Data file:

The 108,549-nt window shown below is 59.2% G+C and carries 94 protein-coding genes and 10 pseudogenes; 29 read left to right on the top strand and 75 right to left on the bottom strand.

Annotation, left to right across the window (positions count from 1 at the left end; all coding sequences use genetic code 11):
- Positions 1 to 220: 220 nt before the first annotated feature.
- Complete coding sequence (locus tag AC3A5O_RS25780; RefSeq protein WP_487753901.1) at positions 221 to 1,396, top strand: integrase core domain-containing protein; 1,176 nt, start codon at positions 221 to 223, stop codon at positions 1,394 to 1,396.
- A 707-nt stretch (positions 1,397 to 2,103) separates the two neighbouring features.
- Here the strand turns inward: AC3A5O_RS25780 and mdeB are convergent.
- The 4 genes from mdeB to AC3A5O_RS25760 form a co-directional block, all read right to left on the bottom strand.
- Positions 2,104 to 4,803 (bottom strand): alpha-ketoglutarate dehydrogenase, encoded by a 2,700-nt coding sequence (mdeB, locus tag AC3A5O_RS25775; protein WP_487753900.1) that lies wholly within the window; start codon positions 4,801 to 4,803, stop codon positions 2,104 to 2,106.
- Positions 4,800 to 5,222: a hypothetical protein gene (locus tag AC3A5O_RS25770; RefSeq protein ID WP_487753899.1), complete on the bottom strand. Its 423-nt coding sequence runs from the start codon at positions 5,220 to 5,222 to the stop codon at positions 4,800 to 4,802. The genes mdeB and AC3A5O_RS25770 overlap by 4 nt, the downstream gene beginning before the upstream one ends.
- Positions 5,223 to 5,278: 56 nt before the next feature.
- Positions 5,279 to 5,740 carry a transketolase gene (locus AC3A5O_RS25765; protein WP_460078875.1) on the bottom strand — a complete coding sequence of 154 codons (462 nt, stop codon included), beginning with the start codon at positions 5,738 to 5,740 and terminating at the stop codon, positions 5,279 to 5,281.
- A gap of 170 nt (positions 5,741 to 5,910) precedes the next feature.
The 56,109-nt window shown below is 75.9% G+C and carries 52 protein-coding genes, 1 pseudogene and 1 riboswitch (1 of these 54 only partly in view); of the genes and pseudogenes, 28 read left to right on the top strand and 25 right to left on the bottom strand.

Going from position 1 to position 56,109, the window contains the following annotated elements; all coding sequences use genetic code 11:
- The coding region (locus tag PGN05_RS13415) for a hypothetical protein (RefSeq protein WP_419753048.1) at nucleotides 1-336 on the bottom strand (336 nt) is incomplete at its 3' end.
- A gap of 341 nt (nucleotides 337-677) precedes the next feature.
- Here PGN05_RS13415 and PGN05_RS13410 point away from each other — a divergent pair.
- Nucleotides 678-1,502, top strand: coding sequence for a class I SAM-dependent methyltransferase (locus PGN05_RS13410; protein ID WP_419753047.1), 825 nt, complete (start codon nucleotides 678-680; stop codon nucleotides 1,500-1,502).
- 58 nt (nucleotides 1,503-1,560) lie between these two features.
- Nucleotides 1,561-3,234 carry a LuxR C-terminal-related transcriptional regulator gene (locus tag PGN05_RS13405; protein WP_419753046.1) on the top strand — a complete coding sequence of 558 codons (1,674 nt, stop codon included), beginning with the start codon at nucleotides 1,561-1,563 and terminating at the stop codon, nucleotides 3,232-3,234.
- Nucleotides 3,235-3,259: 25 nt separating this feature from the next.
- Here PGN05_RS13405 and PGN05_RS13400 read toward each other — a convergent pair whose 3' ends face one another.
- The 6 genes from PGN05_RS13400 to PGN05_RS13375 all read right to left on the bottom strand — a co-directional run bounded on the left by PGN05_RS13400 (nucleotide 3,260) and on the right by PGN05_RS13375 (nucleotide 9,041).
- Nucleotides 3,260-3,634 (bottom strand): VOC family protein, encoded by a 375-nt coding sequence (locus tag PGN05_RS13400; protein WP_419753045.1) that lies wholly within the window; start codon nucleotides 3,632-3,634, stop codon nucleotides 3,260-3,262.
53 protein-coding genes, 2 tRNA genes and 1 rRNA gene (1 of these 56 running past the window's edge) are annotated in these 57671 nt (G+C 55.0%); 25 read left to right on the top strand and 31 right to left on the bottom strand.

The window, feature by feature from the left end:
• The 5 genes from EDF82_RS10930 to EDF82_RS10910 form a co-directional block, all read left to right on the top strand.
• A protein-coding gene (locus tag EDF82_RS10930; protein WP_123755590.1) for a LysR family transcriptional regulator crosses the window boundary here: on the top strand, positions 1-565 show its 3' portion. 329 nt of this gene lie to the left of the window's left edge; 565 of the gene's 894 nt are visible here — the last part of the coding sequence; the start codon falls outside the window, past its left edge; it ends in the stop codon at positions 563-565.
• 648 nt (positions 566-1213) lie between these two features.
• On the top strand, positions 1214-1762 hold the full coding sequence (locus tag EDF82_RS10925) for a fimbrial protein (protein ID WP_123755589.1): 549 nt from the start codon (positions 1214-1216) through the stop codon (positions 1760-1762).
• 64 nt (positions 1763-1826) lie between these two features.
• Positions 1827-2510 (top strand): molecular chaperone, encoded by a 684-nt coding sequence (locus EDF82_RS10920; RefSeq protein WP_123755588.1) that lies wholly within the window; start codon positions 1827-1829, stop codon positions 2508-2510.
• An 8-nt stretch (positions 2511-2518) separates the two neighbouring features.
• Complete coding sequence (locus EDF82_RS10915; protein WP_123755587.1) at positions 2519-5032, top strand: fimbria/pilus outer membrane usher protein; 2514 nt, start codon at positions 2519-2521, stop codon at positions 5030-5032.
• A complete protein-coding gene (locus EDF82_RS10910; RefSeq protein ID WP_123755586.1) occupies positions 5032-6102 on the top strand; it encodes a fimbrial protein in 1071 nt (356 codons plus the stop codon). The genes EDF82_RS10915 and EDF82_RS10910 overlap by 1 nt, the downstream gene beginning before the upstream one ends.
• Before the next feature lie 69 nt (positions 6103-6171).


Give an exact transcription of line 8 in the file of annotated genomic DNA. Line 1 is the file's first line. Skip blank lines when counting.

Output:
- Positions 2,104 to 4,803 (bottom strand): alpha-ketoglutarate dehydrogenase, encoded by a 2,700-nt coding sequence (mdeB, locus tag AC3A5O_RS25775; protein WP_487753900.1) that lies wholly within the window; start codon positions 4,801 to 4,803, stop codon positions 2,104 to 2,106.